“Key to the Garden” – by Habib Ahmad Mashhur al-Haddad
Key to the Garden is one of those quintessential spiritual texts that can be found in the English language, but up until now it had evaded my library, due largely to the fact it is currently out of print, I ordered my copy from the nice brother at Iman Books, it’s an Indian copy but it’s not too bad. A few are also available from third party sellers on Amazon but some are going at extortionate prices.
In his book, Habib Ahmad focuses on the Muslim testimony of faith, la ilaha illa’Llah, there is no god but God. He discusses the implications of the statement, the duties and rights that are incumbent upon those who utter it with sincerity, and the divine gifts that are bestowed upon those who actualise it within themselves. I can safely say I haven’t read a book this beneficial and uplifting since The Book of Assistance, which ironically was written by the Habib’s forefather, Imam Abdullah al-Haddad. Both these books highlight the immense nature of the Bani ‘Alawi scholars of the Hadramawt valley, as Shaykh Ahmad Saad mentioned to us once that in Habib Umar’s seminary Dar al-Mustafa, the only topics they focus on are jurisprudence (fiqh), Qur’an, Hadith, grammar and spirituality (tasawwuf), only core Islamic topics are taught so that an individual learns the basics to a refined level and becomes an ambassador for the religion. Topics such as logic (mantaq) or heresiology are not covered so that the student doesn’t become bogged down in topics that may lead one into long winded debates or sectarianism. This explains why the Bani ‘Alawi despite coming from a very humble part of Arabia have been able to have such a large impact in very remote parts of the world, from East Africa to Southeast Asia, rather than getting broiled into argumentation and discussion, as for example many students in the subcontinent fall into, they focus on what’s important in the faith and work towards that.
The book is highly beneficial for new Muslims, as the testimony of faith is the first thing that leads one into Islam, this builds on that and provides guidelines for a new believer on where they need to be going next in terms of spiritual discourse, in that same regard it’s also useful for “born-again” Muslims looking to rekindle their relationship with the religion. One minor thing I would mention, is that the Habib does not mince his words when he talks about the destination of those who deny Allah and disbelieve, as well as the state of some of the heretical sects such as the Ahmadiyya and Ismailis, in this regard it may not be the best thing to be given to non-Muslims as they may misconstrue the underlying message of the book. In that lies another dimension to the Bani Alawi, though on the whole they are largely friendly and light hearted people, as most Yemenis are, but when it comes to orthodox Sunni Islam they are unapologetic and staunch in their stances against modernist, secular or apologistic interpretations of the religion. Personally as someone who is admittedly quite conservative I find that another reason to like them even more, they have the ability to reach out and connect with people’s hearts, but they maintain their positions towards religion and refuse to sell out their beliefs in the hope of appealing to new believers, as many perennial and universalist Sufi groups have been trying in the last fifty years or so.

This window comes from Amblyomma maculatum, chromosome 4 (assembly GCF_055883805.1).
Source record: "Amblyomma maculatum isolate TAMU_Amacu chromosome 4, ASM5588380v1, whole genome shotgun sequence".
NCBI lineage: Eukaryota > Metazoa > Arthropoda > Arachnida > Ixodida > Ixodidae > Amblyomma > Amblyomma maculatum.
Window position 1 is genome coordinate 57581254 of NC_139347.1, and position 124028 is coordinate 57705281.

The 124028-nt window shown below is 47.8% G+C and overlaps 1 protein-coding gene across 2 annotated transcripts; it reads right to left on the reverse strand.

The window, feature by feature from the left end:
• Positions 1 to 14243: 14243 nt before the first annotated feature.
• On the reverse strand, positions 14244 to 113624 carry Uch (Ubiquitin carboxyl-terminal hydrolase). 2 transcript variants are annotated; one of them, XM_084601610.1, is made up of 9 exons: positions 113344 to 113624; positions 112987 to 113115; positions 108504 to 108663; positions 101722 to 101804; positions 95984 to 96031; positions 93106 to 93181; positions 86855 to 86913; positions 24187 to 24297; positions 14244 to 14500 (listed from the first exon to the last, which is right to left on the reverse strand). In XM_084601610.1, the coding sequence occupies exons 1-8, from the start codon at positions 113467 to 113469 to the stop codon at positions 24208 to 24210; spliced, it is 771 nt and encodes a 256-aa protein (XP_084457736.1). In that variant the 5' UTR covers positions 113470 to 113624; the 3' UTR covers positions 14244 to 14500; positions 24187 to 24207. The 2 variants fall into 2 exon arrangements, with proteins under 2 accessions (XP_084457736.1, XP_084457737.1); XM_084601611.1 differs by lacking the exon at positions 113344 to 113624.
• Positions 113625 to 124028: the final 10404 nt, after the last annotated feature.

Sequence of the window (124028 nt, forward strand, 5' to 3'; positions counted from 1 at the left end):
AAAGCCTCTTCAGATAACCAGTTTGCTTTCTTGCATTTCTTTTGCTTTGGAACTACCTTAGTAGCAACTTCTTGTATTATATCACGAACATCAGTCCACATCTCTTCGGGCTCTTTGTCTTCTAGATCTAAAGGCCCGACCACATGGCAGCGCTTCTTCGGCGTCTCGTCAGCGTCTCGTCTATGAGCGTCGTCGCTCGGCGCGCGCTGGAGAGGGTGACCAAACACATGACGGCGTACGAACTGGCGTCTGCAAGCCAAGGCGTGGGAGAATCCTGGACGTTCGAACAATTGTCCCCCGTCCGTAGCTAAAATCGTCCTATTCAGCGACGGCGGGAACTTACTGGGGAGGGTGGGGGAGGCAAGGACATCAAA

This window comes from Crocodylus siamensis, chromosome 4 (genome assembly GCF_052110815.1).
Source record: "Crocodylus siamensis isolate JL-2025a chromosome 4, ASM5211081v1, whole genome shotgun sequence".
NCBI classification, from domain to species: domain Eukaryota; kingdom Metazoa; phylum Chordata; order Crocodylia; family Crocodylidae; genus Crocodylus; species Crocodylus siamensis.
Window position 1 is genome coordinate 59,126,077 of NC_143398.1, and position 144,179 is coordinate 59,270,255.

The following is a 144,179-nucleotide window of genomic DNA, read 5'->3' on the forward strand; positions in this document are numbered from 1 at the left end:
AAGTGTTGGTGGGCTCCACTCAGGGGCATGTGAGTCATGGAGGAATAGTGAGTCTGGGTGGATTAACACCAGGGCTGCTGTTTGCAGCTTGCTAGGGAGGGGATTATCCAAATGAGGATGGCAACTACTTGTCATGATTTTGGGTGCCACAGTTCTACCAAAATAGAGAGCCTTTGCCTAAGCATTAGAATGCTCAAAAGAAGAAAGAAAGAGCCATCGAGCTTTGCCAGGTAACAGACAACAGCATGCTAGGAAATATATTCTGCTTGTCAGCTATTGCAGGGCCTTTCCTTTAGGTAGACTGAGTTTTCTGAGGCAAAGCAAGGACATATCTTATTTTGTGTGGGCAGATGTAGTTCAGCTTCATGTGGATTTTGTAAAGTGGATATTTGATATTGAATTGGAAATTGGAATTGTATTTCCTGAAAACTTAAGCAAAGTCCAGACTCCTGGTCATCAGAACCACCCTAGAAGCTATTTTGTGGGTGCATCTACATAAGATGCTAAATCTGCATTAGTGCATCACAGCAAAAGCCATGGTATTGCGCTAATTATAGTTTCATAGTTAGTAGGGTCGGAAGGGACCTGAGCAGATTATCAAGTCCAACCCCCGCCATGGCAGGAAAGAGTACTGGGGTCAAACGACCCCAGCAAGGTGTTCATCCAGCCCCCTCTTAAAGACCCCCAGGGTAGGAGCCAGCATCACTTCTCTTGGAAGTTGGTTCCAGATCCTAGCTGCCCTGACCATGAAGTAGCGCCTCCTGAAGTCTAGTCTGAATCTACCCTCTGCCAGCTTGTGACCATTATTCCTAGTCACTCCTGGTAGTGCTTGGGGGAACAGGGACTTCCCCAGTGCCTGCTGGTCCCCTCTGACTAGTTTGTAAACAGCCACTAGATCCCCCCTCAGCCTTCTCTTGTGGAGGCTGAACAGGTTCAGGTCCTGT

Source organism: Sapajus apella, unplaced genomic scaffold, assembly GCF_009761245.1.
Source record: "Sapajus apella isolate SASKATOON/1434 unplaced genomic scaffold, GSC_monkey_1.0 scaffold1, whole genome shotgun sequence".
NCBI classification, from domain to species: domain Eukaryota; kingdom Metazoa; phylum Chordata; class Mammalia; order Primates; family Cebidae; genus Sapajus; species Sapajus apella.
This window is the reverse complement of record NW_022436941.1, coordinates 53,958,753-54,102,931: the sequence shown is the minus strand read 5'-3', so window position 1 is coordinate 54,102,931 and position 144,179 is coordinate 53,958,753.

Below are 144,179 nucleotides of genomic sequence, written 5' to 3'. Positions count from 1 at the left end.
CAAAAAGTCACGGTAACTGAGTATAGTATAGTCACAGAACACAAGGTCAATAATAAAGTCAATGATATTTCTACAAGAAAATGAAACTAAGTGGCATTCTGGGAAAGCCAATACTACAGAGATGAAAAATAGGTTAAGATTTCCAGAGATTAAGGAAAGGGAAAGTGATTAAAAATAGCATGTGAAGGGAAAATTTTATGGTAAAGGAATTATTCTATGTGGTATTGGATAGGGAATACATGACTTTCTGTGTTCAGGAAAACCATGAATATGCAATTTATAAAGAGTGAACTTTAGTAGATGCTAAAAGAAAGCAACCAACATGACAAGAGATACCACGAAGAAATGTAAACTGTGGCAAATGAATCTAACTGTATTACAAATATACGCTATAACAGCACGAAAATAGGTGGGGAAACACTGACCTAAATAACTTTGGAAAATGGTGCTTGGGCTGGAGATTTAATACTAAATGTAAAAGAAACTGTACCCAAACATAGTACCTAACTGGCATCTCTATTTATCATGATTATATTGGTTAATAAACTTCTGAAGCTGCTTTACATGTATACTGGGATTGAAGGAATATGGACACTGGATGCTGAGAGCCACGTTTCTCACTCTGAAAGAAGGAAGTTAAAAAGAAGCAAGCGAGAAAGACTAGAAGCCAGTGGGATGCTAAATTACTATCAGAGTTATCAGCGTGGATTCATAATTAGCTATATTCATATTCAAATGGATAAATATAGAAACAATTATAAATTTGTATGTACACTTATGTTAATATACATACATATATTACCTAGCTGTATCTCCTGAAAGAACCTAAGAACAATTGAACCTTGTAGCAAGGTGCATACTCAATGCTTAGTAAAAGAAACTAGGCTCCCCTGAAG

All in all, this quickly became one of my favourite books and a much needed addition to my collection. I encourage everyone to try and find a copy and benefit from it.